Except for the rain the first two days, we couldn't have asked for a better trip than this year's sojourn to Reel Wilderness Adventures in Wood-Tikchik State Park, the larges state park in the U.S. We took an early morning flight to Dillingham, Alaska, and from there a float plane took us out to the camp. By afternoon we were all geared-up and headed out to the world famous Agulapak River for some serious rainbow trout fishing.
Fishing with twelve-foot leaders, a strike indicator, and two tiny plastic beads meant to represent salmon eggs, is no walk in the park. It takes some practice to lob the rig up-river, do a quick mend to keep the fly floating dead-drift, and then to track the indicator as it moves down in the turbulent water filled with bright red sockeye salmon for the slightest movement suggesting a strike.
It wasn't long before the group got the hang of it and the catching began. It was, however, catching for large, colorful Arctic char, and not the rainbows we were after. But these fish were so beautiful and so eager, that it was hard to complain about the scarcity of bows. We headed back to camp for an exceptional dinner with lots of fish stories.
The next morning two of the women who had joined us from Australia decided to head out and fish for pike, their friend and another woman chose rainbow fishing again, and Joan and I opted for the small creek char fishing up the lake from the camp. By lunch time we all great stories to report of big pike, bear and moose sightings and lots and lots of char. Everyone returned to the river in the afternoon after most other anglers had returned home to different nearby lodges. High water made it difficult for the guides to maneuver the boats, but the fishing was exceptional nevertheless.
We had been keeping our fingers crossed that the weather would be good so that we might get to take the boats up to a different lake for some Arctic grayling fishing, and our wish came true. We had an early breakfast, loaded up the boats, and headed out onto lakes that were glassy calm with the scenery getting better all the time.
Jagged peaks and mountain spires connected by glaciers greeted us upon arrival at the little river we were going to fish. The group split up into three pairs with each pair taking one branch of the river and agreeing to meet back at a particular spot for lunch. Our branch of the river consisted of large pools where beefy Arctic grayling patrolled the depths for food and rose leisurely for tiny dry flies or emergers that we couldn't identify. Brenda took one pool and I took the other as we rigged up with tiny leaders topped by tiny flies and proceeded to cast. Both of us had some early interest in the caddis emerger that we were presenting, but after several very definite refusals by some of the larger fish, we changed flies. I went to a CDC emerger, and Brenda chose a peacock herl bodied dry fly with a tiny red tail. Both of us had hits immediately, and the fish just kept coming cast after cast. Bren spotted a very large fish and resolutely cast to it until it finally rose and ate. It turned out to be a twenty-one inch specimen, one of the two largest grayling of the day. The backdrop of mountains and glaciers provided a spectacular setting for our success. At lunch we learned of another twenty-one inch fish plus many more in the sixteen & seventeen range.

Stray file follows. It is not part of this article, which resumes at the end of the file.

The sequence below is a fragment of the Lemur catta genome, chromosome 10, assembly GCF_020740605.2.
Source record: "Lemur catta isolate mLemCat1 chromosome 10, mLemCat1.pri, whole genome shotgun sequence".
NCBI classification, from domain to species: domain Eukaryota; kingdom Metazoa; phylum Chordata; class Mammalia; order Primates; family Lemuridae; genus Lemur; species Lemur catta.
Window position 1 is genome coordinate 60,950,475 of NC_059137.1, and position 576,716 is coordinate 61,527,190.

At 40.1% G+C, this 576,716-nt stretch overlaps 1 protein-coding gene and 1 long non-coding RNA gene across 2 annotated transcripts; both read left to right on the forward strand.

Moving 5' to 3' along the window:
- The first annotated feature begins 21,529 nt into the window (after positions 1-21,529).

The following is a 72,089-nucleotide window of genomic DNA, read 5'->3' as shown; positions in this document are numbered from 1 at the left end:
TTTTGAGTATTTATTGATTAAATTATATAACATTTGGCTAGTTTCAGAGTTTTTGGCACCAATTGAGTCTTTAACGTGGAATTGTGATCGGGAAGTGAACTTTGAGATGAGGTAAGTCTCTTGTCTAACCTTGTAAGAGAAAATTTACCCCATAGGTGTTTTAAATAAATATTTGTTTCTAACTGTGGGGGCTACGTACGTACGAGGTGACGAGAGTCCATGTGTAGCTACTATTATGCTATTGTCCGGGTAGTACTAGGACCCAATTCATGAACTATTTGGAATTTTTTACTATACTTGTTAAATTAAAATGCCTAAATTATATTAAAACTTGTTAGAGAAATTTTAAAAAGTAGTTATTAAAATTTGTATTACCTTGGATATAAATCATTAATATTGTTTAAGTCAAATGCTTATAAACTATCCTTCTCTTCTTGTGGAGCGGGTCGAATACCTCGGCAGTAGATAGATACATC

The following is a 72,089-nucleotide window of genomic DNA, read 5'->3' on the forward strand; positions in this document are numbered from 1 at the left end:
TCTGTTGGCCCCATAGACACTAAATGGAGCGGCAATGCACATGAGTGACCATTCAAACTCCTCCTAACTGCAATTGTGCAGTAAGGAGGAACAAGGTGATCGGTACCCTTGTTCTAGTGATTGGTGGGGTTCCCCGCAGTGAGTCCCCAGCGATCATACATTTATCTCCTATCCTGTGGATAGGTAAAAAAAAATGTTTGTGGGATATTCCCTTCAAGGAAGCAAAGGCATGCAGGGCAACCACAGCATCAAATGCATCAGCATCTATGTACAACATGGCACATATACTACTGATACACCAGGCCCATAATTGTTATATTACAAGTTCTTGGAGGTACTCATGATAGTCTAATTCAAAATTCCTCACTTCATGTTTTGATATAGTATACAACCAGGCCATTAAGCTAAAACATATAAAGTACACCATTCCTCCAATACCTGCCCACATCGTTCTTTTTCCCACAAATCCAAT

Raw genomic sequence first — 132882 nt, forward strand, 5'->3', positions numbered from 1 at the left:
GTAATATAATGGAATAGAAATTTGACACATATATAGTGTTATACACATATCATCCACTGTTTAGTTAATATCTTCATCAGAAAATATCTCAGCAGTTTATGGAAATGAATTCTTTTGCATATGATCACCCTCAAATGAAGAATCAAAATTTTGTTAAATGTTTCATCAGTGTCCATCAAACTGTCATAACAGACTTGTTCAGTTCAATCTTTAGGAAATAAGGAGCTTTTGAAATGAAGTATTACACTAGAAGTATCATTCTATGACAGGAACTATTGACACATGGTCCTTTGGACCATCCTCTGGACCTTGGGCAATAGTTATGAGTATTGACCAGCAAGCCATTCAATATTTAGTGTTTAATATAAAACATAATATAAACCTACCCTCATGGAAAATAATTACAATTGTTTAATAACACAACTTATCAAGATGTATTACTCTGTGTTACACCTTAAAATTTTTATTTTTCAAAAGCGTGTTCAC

After lunch we all spread out on a stretch of river down-stream of the lunch spot. All of us put flies in front of several large fish cruising near a beaver dam, but not interested in our offerings. As we moved downriver, though, we found much more cooperative fish. All of the others opted to stay with dry fly fishing, but since the water was right for it, I switched to a Czech nymph rig of two flies, one or both of which interested the feeding fish immediately. The day wasn't nearly long enough, but the total catch of grayling was well over fifty fish.
A full moon appeared over the trees as we later headed for bed, and the night was full of wilderness sounds. Wolves howled back and forth to each other across the lake as did a pair of owls and the loons. What a treat it was to listen to it all.
The last day of the trip, two of the group chose to go pike fishing, two went to the small char rivers where they could cast without having to deal with the long leaders, and two of us went to the rainbow river. We all caught fish, and this also seemed to be our most productive day of wildlife viewing. A young bear appeared on the river shortly after we had begun fishing but retreated when the guides hollered at him as he got too close. He appeared and re-appeared several times during the day. Others sighted a cow and calf moose as well as another bear. All of us also heard the sand-hill cranes off and on throughout the day. Eagles, beavers, loons and more put in an appearance as well.
The camp's lodge, really a huge yurt, and the snug weatherports that constitute the cabins provided a wonderfully comfortable setting for our adventures. The float plane came all too quickly to pick us up, but we'll definitely be back next year.